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Hints for communicating with your state legislature.

With Thanksgiving several weeks off and the Christmas season right around the corner, the time will soon arrive for convening the 1994 state legislatures. This seems to be an appropriate time for state legislative committees to regroup and review basic guidelines for communicating with state legislators, whether in person, by phone or by letter.

The importance of communicating with your state legislator can be demonstrated by taking a quick look at the number of state legislatures where accountancy bills were introduced in 1993. Accounting legislation (much of it directed to restrict the scope of practice of unlicensed accountants) was introduced in the following states: Oklahoma, Ohio, Oregon, Colorado, Missouri, New Jersey, Indiana, North Dakota, South Dakota, Wyoming, Massachusetts, Illinois, Rhode Island, Idaho, Minnesota, New York, Arizona and Puerto Rico. Legislators in each of those 18 jurisdictions were contacted by the NSPA-affiliated state organization, either in support of or in opposition to the bills that were introduced.

State legislators want to hear from their constituents and want to stay in touch with the voters in their districts. Therefore, it is important that whenever an affiliated state organization asks for assistance with a grass roots lobbying effort, the member should:

1. Volunteer enthusiastically and

2. Carry out the mission effectively.

Sometimes a simple well-written letter or a direct telephone conversation may influence how the legislator votes on a particular matter. To make that letter or telephone call more effective, some general DOs and DON'Ts are suggested.

DO

1. DO be understanding. Try to understand the problems and pressures a legislator is under.

2. DO be friendly. Stay in touch with the legislator throughout the year and contact the legislator when you need his/her vote on a critical issue.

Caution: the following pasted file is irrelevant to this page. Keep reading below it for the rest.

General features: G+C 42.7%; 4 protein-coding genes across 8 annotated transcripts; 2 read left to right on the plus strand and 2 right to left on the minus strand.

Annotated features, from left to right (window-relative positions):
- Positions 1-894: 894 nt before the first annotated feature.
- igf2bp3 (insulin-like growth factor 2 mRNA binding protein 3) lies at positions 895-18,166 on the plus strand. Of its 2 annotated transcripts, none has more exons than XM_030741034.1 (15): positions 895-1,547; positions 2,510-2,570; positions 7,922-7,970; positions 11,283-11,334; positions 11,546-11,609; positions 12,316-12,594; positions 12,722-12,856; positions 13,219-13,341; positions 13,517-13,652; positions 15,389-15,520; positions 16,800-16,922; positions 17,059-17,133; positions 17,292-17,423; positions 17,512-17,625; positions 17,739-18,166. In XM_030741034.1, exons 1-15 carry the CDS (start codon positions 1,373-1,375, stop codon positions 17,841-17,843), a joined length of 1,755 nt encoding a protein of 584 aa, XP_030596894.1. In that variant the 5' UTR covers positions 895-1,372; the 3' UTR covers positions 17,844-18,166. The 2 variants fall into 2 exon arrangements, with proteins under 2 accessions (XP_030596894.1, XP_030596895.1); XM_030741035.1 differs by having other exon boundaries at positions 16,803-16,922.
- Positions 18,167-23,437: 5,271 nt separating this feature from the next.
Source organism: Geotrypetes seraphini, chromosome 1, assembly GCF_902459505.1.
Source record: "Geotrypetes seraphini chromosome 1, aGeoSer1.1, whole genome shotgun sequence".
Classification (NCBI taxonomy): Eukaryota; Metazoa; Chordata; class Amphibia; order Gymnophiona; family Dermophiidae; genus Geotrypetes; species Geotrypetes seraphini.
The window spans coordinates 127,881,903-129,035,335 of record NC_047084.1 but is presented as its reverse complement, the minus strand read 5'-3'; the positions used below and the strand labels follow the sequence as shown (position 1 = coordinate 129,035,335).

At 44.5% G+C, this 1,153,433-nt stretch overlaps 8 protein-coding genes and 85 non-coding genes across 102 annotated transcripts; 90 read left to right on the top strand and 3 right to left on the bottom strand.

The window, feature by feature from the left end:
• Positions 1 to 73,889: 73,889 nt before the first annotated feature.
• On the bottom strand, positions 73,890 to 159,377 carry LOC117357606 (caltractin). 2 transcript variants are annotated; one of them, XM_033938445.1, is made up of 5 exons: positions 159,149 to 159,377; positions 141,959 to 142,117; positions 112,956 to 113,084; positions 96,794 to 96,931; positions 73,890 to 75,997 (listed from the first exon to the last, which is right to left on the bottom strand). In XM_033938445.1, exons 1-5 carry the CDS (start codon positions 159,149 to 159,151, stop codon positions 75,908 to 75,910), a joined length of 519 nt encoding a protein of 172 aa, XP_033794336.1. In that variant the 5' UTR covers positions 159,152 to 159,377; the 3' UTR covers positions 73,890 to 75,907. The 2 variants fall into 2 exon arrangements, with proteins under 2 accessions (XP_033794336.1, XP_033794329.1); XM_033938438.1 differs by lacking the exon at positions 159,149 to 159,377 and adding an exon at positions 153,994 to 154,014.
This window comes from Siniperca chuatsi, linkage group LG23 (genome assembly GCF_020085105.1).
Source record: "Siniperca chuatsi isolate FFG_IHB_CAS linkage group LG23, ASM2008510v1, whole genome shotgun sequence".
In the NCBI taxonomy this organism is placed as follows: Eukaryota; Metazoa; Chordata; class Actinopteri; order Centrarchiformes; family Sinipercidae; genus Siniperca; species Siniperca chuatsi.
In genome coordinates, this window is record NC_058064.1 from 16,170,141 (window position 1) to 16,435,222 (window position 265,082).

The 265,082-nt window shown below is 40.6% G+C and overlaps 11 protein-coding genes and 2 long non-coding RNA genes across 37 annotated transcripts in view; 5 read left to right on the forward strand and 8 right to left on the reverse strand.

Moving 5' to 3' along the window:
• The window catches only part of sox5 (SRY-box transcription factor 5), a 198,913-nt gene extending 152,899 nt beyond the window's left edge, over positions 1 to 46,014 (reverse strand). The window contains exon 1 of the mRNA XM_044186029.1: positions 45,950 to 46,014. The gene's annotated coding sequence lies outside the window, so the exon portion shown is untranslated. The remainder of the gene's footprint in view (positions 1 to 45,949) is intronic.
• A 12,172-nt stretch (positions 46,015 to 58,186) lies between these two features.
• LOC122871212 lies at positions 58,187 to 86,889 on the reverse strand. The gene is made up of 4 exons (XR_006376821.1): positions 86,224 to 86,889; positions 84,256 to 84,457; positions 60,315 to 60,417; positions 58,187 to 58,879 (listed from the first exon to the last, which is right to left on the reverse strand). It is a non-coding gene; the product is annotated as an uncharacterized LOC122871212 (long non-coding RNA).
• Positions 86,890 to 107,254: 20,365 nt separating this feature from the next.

3. DO be reasonable. Recognize that the legislator is receiving different opinions from other constituents.

4. DO be thoughtful. When your legislator votes to support you on a issue, regardless of whether you win or lose, commend and thank him/her for the effort.

5. DO be realistic. The legislative process is one of give and take, most frequently resulting in compromise.

DON'TS

1. DON'T hint that a certain bill is not worthwhile or that a bill may corrupt the people who are likely to benefit from its passage.

2. DON'T demand, be rude or threatening. If your legislator disagrees with you on one issue, he/she may support you on another. That is the way the legislative process works.

3. DON'T be deceptive. Your legislator (or the legislative staff) knows soon enough if you have your facts straight or if you are trying to make your pleas more attractive by shading the facts in your favor.

4. DON'T preach to the legislator. Marshall your facts and make a clear, succinct, factual presentation.

5. DON'T assume a rigid or uncompromising position. Your legislator represents all of his constituents, not just you or your organization, and does not deserve your condemnation because he/she is unable to support your legislative issue. Remember, one of the DOs is be realistic and recognize that the legislative process is a compromise process.